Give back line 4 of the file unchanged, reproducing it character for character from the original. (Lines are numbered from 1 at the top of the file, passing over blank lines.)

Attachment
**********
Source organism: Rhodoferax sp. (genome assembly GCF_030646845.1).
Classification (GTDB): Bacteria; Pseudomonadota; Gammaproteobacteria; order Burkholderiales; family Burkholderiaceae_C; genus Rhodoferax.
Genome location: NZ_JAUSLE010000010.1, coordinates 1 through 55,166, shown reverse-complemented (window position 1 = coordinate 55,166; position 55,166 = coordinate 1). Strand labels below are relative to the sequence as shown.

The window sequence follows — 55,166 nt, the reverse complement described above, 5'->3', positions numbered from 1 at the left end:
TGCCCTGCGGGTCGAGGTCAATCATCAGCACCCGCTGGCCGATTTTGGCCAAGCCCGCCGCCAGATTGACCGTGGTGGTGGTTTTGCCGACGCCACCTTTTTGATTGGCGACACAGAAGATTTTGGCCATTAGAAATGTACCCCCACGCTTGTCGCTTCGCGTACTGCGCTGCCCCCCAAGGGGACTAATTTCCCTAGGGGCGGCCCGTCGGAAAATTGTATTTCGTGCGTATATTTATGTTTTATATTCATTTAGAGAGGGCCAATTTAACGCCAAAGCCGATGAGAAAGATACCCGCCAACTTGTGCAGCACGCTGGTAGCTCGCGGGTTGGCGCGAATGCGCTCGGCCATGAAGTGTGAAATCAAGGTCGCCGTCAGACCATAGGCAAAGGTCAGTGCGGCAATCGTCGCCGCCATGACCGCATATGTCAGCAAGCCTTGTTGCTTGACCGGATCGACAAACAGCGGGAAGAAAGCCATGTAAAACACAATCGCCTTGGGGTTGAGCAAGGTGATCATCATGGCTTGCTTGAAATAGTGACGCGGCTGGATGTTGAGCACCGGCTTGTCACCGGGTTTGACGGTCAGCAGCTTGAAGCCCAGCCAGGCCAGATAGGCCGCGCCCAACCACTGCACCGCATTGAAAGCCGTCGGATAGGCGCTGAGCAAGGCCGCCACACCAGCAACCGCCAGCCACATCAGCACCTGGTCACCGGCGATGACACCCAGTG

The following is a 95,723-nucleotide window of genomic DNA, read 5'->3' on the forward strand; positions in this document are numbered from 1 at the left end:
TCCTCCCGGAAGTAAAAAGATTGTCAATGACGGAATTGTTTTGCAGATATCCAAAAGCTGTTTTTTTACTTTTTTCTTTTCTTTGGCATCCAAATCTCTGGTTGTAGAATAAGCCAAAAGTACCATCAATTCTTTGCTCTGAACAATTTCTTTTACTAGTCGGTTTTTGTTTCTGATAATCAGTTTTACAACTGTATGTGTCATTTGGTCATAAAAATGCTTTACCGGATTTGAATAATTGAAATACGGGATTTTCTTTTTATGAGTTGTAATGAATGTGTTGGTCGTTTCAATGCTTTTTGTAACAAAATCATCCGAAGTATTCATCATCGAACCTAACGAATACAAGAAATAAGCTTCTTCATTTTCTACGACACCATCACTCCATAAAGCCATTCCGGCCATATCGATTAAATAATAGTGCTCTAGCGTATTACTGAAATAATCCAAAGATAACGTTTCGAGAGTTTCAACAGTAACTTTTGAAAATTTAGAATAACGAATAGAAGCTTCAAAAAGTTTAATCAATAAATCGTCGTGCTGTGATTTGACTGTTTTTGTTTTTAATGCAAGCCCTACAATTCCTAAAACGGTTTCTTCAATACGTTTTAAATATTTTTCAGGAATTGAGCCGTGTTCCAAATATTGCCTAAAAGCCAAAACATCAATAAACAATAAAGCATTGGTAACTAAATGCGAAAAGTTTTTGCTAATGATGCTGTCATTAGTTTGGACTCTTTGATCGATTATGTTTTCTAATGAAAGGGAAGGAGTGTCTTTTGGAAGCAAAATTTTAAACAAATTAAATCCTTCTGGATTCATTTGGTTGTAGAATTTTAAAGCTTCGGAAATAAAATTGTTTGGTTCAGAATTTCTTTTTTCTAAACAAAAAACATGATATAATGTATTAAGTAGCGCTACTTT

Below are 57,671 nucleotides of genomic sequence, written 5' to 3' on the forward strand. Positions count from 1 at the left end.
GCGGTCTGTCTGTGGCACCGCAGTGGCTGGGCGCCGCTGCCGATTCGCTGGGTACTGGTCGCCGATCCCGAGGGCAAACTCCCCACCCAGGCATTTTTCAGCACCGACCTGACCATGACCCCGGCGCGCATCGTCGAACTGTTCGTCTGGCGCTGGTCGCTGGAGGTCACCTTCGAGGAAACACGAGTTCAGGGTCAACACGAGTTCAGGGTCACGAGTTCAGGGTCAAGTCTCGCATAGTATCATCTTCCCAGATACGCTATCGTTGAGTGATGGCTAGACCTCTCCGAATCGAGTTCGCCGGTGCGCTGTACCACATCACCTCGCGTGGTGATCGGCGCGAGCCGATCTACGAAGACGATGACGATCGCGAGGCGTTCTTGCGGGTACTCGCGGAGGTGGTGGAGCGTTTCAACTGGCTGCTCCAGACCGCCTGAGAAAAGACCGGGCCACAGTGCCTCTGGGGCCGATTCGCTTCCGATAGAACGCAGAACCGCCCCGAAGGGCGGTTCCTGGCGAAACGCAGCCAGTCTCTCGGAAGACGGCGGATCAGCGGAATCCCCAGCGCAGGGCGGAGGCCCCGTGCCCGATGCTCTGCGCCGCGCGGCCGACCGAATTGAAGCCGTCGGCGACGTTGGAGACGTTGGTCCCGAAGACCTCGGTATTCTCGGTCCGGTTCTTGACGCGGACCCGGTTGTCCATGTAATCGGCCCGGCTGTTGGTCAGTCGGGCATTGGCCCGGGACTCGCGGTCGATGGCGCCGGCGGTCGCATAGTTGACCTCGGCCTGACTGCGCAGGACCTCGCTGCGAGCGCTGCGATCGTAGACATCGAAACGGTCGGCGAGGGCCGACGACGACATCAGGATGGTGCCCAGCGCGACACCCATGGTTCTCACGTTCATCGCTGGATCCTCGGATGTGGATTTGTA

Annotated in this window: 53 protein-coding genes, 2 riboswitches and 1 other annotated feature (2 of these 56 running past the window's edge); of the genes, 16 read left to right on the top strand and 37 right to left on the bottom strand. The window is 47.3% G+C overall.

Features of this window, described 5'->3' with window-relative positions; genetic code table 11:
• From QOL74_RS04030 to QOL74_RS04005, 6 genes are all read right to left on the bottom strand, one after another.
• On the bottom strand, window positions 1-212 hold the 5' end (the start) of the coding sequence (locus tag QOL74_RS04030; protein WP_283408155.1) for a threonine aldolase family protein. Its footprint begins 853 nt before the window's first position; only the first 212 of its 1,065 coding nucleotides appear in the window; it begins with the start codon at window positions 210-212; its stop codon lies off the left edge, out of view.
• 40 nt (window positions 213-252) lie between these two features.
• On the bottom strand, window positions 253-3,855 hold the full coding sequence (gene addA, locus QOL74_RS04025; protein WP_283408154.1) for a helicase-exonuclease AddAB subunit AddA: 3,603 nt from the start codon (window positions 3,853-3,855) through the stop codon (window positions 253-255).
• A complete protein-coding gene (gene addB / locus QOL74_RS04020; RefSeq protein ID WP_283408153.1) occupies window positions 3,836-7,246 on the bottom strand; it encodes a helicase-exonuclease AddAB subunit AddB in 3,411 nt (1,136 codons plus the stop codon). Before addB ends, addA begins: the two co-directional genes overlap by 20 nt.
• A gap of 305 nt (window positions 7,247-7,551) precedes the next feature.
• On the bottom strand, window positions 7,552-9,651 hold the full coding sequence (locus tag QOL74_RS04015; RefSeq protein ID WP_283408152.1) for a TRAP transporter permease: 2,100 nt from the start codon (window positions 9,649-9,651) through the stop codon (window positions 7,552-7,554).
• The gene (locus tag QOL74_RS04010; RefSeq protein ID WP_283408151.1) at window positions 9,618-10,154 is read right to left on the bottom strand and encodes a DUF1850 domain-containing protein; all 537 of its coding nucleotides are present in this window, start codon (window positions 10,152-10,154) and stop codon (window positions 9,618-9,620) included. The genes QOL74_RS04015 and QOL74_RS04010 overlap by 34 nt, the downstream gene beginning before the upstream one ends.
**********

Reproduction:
The window sequence follows — 55,166 nt, the reverse complement described above, 5'->3', positions numbered from 1 at the left end: